Apple’s secure and convenient Face ID feature could be expanding out from iPhones to Macs and iPads in the near future, according to patents recently granted to the iPhone maker.
According to Patently Apple, the iPhone maker has just been granted a patent that relates to an under display camera that could be used for Face ID, or the Touch ID fingerprint sensor.
It comes after Bloomberg’s Mark Gurman predicted that Face ID would be coming to Macs in a few years’ time.
“It won’t happen this year, but I’d bet Face ID on the Mac is coming within a couple of years,” Gurman wrote.
He said he expects all iPhones and iPads to transition to Face ID within that timeframe, too, adding: “Eventually, a camera embedded in the screen would help differentiate Apple’s pricier devices by eliminating the notch at the top.
“The facial recognition sensor gives Apple two central features: security and augmented reality. Touch ID, more convenient or not, only provides the former.”
Face ID: Secure and convenient
The Mac has been sadly lacking the Face ID feature that could make it much more convenient to use—at the same time remaining secure. This is apparently a technology problem. The current true depth system doesn’t fit inside a Mac’s screen.
Although Gurman hints that Touch ID could be phased out, the latest patent for both iPhones and Macs suggests that Apple is still open to incorporating the technology. On iPhones, all the signs are that Touch ID will be included in the screen, rather than in the home button, where it is currently located in lower end iPhones such as the SE, and iPads.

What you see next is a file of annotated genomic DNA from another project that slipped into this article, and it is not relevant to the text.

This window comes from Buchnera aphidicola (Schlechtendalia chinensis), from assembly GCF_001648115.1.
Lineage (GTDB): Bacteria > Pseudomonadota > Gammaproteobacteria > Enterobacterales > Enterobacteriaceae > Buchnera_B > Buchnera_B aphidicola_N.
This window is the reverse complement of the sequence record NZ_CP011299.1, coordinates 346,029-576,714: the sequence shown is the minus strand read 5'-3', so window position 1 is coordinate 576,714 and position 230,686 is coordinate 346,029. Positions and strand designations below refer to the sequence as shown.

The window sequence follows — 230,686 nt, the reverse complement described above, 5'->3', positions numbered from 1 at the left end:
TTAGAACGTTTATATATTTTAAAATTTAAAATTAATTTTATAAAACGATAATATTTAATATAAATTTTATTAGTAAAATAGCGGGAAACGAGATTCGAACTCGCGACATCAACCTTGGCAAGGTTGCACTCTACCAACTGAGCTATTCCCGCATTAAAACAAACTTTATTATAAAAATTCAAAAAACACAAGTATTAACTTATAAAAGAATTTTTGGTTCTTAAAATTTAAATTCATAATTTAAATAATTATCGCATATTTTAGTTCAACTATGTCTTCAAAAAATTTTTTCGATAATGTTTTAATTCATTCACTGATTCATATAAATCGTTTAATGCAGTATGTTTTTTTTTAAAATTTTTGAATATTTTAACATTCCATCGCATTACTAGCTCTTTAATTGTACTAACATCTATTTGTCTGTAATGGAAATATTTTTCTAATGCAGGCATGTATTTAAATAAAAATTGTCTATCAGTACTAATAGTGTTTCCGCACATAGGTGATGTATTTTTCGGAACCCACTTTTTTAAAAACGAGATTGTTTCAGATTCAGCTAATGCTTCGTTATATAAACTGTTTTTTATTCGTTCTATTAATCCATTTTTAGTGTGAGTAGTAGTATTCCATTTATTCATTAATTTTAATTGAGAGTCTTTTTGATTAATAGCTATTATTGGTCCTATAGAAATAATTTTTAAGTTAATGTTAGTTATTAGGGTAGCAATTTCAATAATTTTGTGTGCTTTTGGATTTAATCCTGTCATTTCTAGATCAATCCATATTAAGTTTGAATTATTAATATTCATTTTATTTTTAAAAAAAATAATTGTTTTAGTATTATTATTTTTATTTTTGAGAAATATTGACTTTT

Biometrics are a long term aim for Apple. In June, it emerged that the iPhone maker will take game-changing steps towards removing passwords altogether, in favor of biometrics via its Face ID and Touch ID features.
What about the new iPhone 13?
When the iPhone 12 was launched last fall, many people complained about a lack of Touch ID on the new device. People assumed Apple would add a fingerprint sensor to the new iPhones because opening your device with a passcode is cumbersome when wearing a mask. But as I explained at the time, Apple designs its devices at least a year in advance, so the pandemic wasn’t something it needed to take into account at the time.
Apple also thinks long term—people probably aren’t wearing masks forever. Touch ID doesn’t fit in with the iPhone maker’s long term augmented reality aims, so it might still choose to skip this feature altogether.
It’s likely the new iPhones will include Face ID and a smaller notch, but Touch ID won’t be available this year. That might change when the iPhone 14 comes into play—respected Apple analyst Ming-Chi Kuo has predicted the 2022 iPhones will feature under-display Touch ID. Here’s hoping.